I also got feedback from first time visitors that starting late "because people will be late anyway" makes it very sucky for people who don't know anyone yet, and also less likely that there'll be time to stick around after the talks to chat with the speakers and other attendees. I think we should start right on time next time (and to be fair, the 2 or 3 people who arrived between 7:00pm (announced time) and 7:30pm (actual starting time) were members... Not worth waiting for!!). It'd be nice to start on time and then encourage people to stay with drinks and cookies, or otherwise we need to find a social butterfly that is good at integrating people. :-)

Writing this down now, so that I can remember it in 2 months. Any other comments on the evening from people who were there, or general suggestions and tips on organising lightning talks?

(Irish Hackerspaces Week isn't over yet! Check out our other events.)

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Irish Hackerspaces Week 2011

This week is Irish Hackerspaces Week (the link is for the Dublin events). On Thursday we will have the first ever Lightning Talks night in the space and I hope it will be successful -- I think it would be awesome to have a few short talks every month where members and visitors show off their projects or something cool they've learnt.

This Thursday I'll be giving one of the talks (10 minutes!), on "making your first contribution to open-source." I've had conversations with people who weren't sure where to start, and with this talk I'd be delighted if I can help at least one give it a shot. :)

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GTUG July meet-up: Google APIs & panel on hackerspaces and formal education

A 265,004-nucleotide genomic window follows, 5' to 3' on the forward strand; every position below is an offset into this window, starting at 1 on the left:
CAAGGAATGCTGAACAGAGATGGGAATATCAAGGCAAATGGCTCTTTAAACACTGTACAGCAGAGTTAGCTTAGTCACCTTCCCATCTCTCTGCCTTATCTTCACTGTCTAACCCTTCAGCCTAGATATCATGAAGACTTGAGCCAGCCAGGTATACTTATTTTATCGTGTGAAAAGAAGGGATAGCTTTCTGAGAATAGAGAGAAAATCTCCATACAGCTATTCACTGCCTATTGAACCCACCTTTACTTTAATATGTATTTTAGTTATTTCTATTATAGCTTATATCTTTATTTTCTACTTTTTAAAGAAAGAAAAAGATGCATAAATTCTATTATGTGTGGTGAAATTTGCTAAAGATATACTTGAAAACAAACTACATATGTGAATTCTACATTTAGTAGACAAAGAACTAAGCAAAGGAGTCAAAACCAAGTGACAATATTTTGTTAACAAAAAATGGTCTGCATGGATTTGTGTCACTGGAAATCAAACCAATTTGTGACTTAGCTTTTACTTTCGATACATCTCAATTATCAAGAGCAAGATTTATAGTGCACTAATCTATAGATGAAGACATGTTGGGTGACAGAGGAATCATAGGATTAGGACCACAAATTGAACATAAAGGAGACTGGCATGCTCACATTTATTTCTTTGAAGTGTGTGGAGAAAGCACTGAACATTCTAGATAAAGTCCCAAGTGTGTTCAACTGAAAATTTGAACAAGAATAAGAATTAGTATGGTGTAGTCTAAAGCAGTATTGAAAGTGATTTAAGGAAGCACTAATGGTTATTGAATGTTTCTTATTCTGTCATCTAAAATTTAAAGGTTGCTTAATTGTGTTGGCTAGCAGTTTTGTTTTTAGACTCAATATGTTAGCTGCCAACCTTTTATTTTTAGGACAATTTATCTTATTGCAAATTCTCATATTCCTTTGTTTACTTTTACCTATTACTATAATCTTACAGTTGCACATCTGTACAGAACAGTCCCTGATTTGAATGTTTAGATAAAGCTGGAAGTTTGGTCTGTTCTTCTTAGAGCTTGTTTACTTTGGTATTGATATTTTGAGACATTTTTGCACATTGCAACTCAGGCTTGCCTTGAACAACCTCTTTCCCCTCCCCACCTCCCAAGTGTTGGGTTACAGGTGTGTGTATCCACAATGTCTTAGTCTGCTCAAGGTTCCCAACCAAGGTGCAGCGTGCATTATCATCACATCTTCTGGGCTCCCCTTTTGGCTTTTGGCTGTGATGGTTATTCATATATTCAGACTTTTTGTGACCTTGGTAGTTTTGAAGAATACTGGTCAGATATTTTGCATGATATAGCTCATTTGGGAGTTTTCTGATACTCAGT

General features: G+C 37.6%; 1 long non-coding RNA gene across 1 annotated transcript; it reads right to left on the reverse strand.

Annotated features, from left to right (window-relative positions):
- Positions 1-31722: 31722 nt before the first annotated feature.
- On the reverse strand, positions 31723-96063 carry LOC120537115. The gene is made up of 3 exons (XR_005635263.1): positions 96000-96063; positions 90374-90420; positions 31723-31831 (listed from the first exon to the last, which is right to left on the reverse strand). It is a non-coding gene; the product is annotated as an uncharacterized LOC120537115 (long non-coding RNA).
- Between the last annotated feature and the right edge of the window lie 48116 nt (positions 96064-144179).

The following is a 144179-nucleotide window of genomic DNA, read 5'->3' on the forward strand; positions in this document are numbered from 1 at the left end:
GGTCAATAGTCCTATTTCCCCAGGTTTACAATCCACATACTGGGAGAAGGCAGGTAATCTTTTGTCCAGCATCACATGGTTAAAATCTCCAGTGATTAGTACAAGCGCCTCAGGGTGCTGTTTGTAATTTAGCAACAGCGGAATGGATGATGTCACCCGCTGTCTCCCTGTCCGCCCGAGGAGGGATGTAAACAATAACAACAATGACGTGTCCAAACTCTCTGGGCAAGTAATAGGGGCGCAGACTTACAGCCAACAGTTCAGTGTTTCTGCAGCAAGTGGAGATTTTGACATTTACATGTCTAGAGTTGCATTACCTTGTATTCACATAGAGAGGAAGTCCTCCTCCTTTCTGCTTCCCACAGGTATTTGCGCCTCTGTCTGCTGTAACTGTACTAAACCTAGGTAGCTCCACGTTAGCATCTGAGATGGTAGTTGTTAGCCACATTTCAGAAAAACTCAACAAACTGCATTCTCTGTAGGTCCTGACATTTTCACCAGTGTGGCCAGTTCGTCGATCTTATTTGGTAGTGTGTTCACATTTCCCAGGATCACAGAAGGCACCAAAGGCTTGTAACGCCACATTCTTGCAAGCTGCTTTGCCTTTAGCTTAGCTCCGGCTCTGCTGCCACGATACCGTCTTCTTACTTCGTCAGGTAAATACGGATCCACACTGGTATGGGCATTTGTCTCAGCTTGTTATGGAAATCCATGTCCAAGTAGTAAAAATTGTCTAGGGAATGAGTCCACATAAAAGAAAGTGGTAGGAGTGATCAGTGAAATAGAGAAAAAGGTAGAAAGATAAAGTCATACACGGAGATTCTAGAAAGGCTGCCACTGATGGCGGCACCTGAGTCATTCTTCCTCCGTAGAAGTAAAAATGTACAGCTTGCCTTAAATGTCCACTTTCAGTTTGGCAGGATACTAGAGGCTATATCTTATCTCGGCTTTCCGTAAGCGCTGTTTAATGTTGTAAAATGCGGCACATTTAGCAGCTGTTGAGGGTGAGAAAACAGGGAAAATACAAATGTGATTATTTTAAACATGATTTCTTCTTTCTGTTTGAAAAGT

Yesterday evening Google kindly hosted the GTUG meet-up, which I don't usually attend but considering some of my fellow hackerspace members were speaking on the panel I had to go and *cough*heckle*cough* support.

Google Storage and Predictions API

The first part of the evening was a talk by Martin Omander on 2 Google APIs:

  • the Storage API

Figure out what you're good at so that you can focus on that (don't build your own telescope, use other people's tools). The Storage API is what Google use themselves, therefore they have people on pager to make sure it stays up so you don't have to. Libraries such as Boto work with it.

  • the Predictions API

You feed it training data, over 3 steps: upload, train, predict. It can do categorisation (for e.g. language recognition), or return a number (e.g. real estate valuation). Input data can be text or numbers.

Hackerspaces and formal education

The juicy part of the evening was the panel, despite starting with a very biased intro from the moderator against education in favour of hackerspaces. Asking the panelists to choose a side might have also contributed to limit the discussion.

A blurry picture of the panel

2 interesting topics straight from the panelists' introductions:

  • To work around the lack of decent sysadmins around, John Looney from Google has created a short graduate program, where they train people for 5 months and then hire them.
  • James Whelton is a startup founder that is currently working on "Coder Dojo", a project to bring programming and computing to kids. I had a quick chat with James after the panel and they are bringing this to Ireland, starting in Cork: it seems their process is to find mentors in a city, get the group started running events/workshops/classes on a Saturday afternoon and then they move on to the next city. I'm not quite sure it's a sustainable way to build a momentum but I will be following this very very closely, and perhaps mentor when they come to Dublin. Not entirely sure where to get the freshest source of info: Twitter account here, All Ireland (?) blog over there.

Someone mentioned Sugata Mitra's talk on learning without teachers again, I have to make the time to watch this.